Museu Nacional dos Coches
Museums and Palaces
The Coach Museum was an initiative of Queen D. Amélia de Orléans e Bragança, wife of King D. Carlos I (1889-1908), who inaugurated it in 1905. It contains an exceptional and unique collection of richly adorned royal vehicles, from the 17th to 19th centuries (coaches, berlins, carriages, chaises, litters, sedan-chairs), used by the Portuguese other European courts, the Patriarchs of Lisbon and Portuguese noble houses up until the advent of the motor car.
The rare example of Philip II's travelling coach (late 16th century) and the three monumental coaches that were part of the magnificent embassy sent by Portugal to Pope Clement XI in Rome (1716), with iconography in gilded woodwork glorifying the Discoveries, are some of the most notable pieces in this incomparable exhibition.
The collection also includes an important store of harnesses, ceremonial and coach service liveries, a stock of 18th century armoury and accessories and the oil portraits of the monarchs of the Braganza Dynasty.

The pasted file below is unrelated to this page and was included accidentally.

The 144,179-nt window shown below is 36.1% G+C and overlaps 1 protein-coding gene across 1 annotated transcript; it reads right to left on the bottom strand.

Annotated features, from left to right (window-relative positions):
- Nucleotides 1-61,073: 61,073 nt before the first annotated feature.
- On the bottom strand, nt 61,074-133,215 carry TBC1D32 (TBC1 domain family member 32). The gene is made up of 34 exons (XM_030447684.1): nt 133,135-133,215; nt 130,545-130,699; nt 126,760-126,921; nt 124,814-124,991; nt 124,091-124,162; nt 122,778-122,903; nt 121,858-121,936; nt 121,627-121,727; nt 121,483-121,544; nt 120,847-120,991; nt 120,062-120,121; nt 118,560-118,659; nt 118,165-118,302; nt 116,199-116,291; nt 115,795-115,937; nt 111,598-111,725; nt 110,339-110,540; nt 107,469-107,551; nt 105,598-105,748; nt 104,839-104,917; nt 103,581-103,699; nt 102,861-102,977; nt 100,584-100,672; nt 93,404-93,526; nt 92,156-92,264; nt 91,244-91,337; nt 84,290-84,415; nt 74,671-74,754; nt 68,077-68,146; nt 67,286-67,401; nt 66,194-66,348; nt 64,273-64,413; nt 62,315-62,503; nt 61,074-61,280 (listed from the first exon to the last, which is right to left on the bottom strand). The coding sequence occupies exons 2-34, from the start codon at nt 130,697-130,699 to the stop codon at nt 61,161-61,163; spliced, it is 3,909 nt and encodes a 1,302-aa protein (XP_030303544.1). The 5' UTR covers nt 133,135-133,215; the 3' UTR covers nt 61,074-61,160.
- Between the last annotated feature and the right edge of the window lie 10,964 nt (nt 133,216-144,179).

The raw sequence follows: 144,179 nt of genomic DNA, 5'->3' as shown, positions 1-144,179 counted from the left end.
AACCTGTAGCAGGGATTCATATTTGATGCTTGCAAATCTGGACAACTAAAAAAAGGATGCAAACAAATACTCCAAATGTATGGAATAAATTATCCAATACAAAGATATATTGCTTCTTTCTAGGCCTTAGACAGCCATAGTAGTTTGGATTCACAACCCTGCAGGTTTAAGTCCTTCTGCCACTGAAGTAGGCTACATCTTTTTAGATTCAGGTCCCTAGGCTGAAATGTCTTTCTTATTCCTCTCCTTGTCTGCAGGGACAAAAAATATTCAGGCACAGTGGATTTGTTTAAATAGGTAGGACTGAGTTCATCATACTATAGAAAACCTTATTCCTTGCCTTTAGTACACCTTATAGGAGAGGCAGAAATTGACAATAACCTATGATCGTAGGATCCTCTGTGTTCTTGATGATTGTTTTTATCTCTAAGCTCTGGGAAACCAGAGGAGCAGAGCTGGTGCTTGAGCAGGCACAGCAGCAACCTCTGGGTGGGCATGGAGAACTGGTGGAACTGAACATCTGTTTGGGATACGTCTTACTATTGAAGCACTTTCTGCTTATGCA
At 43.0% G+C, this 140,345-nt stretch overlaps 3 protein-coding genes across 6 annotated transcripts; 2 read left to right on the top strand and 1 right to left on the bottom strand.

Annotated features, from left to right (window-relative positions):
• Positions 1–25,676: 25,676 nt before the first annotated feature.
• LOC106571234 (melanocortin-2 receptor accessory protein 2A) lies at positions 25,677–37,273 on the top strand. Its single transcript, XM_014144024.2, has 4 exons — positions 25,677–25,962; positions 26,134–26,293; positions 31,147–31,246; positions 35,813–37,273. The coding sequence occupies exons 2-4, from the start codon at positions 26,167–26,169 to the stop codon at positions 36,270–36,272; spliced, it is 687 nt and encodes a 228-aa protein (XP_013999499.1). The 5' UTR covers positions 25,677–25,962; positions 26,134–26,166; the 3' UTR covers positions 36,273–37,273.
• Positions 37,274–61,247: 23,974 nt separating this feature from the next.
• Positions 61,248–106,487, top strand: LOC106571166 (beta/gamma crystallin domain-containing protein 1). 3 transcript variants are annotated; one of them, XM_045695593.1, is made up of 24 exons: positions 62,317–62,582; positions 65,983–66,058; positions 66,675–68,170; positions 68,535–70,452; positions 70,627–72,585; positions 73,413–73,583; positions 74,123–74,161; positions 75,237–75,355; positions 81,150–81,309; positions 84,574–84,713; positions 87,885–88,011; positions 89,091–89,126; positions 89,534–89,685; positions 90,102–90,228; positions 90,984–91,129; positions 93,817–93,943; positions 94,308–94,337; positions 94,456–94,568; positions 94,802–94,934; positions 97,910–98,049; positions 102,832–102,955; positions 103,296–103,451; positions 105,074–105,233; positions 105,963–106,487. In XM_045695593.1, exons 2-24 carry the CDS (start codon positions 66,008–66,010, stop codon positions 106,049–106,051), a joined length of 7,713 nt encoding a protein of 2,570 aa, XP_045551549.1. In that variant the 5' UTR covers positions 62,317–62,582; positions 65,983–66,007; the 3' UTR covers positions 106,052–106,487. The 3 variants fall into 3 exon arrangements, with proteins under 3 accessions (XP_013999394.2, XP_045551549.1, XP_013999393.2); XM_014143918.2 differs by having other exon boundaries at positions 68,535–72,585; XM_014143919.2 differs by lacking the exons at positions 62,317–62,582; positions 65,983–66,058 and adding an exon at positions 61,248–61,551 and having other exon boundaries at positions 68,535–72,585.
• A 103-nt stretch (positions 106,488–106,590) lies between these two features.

The building itself lives up to the museum's contents. Formerly the riding school of the Belém royal palace, it was adapted to a museum space by the architect Rosendo Carvalheiro. Another wing, designed by Raul Lino, was added later. The ceilings are decorated with fine paintings by José Malhoa and Conceição e Silva.
There is an annexe of the National Coach Museum in the ducal palace in Vila Viçosa, an excellent reason for visiting this pretty Alentejo town.
10am - 6pm (last visit at 5.30pm) - Tuesday to Sunday Closed: Monday and Public Holidays (1 January, Easter Sunday, 1 May, 25 December)